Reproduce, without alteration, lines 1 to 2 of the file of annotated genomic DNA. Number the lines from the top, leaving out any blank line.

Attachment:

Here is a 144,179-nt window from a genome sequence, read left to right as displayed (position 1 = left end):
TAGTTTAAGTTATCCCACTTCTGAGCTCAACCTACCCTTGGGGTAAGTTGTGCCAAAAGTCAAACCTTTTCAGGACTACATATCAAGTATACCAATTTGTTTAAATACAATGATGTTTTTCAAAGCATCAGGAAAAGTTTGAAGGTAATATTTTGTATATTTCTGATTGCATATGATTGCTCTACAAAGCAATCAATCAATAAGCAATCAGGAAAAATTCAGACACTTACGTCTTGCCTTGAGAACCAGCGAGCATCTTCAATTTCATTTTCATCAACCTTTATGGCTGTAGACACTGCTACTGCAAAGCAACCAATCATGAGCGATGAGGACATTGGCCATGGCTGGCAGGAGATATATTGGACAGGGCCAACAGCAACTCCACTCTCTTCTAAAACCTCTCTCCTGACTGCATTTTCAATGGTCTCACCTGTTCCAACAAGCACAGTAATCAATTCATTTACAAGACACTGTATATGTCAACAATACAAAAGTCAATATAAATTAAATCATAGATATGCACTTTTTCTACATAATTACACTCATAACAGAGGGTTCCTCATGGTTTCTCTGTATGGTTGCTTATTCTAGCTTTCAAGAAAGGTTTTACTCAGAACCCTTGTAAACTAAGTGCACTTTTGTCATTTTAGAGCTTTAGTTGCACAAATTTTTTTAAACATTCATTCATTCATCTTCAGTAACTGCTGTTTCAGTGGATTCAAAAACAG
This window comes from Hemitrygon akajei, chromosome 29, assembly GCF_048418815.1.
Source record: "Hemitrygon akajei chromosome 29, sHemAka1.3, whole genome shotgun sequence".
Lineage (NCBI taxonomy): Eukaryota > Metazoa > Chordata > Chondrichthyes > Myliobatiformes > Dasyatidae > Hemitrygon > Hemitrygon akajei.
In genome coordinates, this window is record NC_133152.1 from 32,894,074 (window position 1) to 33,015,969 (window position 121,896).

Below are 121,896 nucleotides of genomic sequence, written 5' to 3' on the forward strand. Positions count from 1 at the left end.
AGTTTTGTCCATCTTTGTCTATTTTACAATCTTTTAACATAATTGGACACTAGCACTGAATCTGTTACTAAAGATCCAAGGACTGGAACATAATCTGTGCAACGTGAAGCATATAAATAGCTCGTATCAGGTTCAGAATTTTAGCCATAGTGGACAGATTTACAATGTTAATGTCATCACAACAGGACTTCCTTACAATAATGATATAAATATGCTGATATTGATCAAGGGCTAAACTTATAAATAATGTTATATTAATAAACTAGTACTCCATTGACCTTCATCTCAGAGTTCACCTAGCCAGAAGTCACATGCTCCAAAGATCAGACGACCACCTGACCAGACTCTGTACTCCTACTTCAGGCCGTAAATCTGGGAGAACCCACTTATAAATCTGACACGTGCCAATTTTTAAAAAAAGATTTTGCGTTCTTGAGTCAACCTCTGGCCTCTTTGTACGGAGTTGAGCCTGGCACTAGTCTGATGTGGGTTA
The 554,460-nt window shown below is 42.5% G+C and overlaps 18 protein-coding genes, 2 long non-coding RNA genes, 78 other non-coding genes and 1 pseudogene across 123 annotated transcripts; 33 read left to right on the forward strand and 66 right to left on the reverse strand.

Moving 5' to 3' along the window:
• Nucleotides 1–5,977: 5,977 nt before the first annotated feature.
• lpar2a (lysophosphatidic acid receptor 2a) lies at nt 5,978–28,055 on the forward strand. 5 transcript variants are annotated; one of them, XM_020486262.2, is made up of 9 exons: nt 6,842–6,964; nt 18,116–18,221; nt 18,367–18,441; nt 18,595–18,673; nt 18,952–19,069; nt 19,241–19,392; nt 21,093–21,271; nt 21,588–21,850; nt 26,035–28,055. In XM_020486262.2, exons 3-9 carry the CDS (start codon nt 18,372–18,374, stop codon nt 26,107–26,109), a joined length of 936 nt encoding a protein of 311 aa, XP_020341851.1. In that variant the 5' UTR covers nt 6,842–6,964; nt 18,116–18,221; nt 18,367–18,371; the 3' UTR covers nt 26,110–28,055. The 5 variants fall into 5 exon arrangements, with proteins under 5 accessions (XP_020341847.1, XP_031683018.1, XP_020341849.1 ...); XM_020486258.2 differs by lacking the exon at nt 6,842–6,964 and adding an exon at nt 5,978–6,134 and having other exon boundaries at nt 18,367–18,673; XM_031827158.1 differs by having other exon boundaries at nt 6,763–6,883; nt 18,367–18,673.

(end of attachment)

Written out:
Here is a 144,179-nt window from a genome sequence, read left to right as displayed (position 1 = left end):
TAGTTTAAGTTATCCCACTTCTGAGCTCAACCTACCCTTGGGGTAAGTTGTGCCAAAAGTCAAACCTTTTCAGGACTACATATCAAGTATACCAATTTGTTTAAATACAATGATGTTTTTCAAAGCATCAGGAAAAGTTTGAAGGTAATATTTTGTATATTTCTGATTGCATATGATTGCTCTACAAAGCAATCAATCAATAAGCAATCAGGAAAAATTCAGACACTTACGTCTTGCCTTGAGAACCAGCGAGCATCTTCAATTTCATTTTCATCAACCTTTATGGCTGTAGACACTGCTACTGCAAAGCAACCAATCATGAGCGATGAGGACATTGGCCATGGCTGGCAGGAGATATATTGGACAGGGCCAACAGCAACTCCACTCTCTTCTAAAACCTCTCTCCTGACTGCATTTTCAATGGTCTCACCTGTTCCAACAAGCACAGTAATCAATTCATTTACAAGACACTGTATATGTCAACAATACAAAAGTCAATATAAATTAAATCATAGATATGCACTTTTTCTACATAATTACACTCATAACAGAGGGTTCCTCATGGTTTCTCTGTATGGTTGCTTATTCTAGCTTTCAAGAAAGGTTTTACTCAGAACCCTTGTAAACTAAGTGCACTTTTGTCATTTTAGAGCTTTAGTTGCACAAATTTTTTTAAACATTCATTCATTCATCTTCAGTAACTGCTGTTTCAGTGGATTCAAAAACAG